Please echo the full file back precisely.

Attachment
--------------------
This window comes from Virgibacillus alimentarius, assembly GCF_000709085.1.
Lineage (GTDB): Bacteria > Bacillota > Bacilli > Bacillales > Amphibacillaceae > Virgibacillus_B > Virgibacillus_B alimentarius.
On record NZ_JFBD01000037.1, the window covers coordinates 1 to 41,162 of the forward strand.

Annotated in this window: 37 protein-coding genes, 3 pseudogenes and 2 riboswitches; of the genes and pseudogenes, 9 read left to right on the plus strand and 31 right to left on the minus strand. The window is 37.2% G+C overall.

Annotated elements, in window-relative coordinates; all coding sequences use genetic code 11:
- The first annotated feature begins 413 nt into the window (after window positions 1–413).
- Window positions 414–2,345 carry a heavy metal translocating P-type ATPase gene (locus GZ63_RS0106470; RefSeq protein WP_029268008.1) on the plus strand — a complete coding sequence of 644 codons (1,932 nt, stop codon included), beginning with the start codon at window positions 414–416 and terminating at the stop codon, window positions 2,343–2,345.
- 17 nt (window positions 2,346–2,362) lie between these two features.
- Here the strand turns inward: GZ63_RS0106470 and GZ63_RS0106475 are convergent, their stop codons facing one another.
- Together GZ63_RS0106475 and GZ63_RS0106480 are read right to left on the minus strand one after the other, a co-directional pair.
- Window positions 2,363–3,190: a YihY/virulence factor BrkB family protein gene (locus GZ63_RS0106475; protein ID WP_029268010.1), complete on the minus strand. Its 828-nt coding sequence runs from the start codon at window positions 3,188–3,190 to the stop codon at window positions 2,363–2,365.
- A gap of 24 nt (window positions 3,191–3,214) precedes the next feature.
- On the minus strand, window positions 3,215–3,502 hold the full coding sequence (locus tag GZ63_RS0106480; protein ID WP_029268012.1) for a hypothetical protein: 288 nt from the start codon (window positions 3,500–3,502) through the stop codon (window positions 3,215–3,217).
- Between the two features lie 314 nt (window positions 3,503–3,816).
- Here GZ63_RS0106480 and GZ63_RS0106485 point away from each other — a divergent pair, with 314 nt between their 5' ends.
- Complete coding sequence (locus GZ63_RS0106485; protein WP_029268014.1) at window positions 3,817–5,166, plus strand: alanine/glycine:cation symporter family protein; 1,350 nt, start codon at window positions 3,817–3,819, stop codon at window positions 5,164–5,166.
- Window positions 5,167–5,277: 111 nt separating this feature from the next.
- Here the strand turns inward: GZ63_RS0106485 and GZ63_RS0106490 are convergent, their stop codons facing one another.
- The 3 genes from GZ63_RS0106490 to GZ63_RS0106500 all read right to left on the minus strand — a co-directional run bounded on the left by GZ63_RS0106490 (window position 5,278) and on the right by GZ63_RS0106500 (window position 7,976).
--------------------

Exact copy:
This window comes from Virgibacillus alimentarius, assembly GCF_000709085.1.
Lineage (GTDB): Bacteria > Bacillota > Bacilli > Bacillales > Amphibacillaceae > Virgibacillus_B > Virgibacillus_B alimentarius.
On record NZ_JFBD01000037.1, the window covers coordinates 1 to 41,162 of the forward strand.

Annotated in this window: 37 protein-coding genes, 3 pseudogenes and 2 riboswitches; of the genes and pseudogenes, 9 read left to right on the plus strand and 31 right to left on the minus strand. The window is 37.2% G+C overall.

Annotated elements, in window-relative coordinates; all coding sequences use genetic code 11:
- The first annotated feature begins 413 nt into the window (after window positions 1–413).
- Window positions 414–2,345 carry a heavy metal translocating P-type ATPase gene (locus GZ63_RS0106470; RefSeq protein WP_029268008.1) on the plus strand — a complete coding sequence of 644 codons (1,932 nt, stop codon included), beginning with the start codon at window positions 414–416 and terminating at the stop codon, window positions 2,343–2,345.
- 17 nt (window positions 2,346–2,362) lie between these two features.
- Here the strand turns inward: GZ63_RS0106470 and GZ63_RS0106475 are convergent, their stop codons facing one another.
- Together GZ63_RS0106475 and GZ63_RS0106480 are read right to left on the minus strand one after the other, a co-directional pair.
- Window positions 2,363–3,190: a YihY/virulence factor BrkB family protein gene (locus GZ63_RS0106475; protein ID WP_029268010.1), complete on the minus strand. Its 828-nt coding sequence runs from the start codon at window positions 3,188–3,190 to the stop codon at window positions 2,363–2,365.
- A gap of 24 nt (window positions 3,191–3,214) precedes the next feature.
- On the minus strand, window positions 3,215–3,502 hold the full coding sequence (locus tag GZ63_RS0106480; protein ID WP_029268012.1) for a hypothetical protein: 288 nt from the start codon (window positions 3,500–3,502) through the stop codon (window positions 3,215–3,217).
- Between the two features lie 314 nt (window positions 3,503–3,816).
- Here GZ63_RS0106480 and GZ63_RS0106485 point away from each other — a divergent pair, with 314 nt between their 5' ends.
- Complete coding sequence (locus GZ63_RS0106485; protein WP_029268014.1) at window positions 3,817–5,166, plus strand: alanine/glycine:cation symporter family protein; 1,350 nt, start codon at window positions 3,817–3,819, stop codon at window positions 5,164–5,166.
- Window positions 5,167–5,277: 111 nt separating this feature from the next.
- Here the strand turns inward: GZ63_RS0106485 and GZ63_RS0106490 are convergent, their stop codons facing one another.
- The 3 genes from GZ63_RS0106490 to GZ63_RS0106500 all read right to left on the minus strand — a co-directional run bounded on the left by GZ63_RS0106490 (window position 5,278) and on the right by GZ63_RS0106500 (window position 7,976).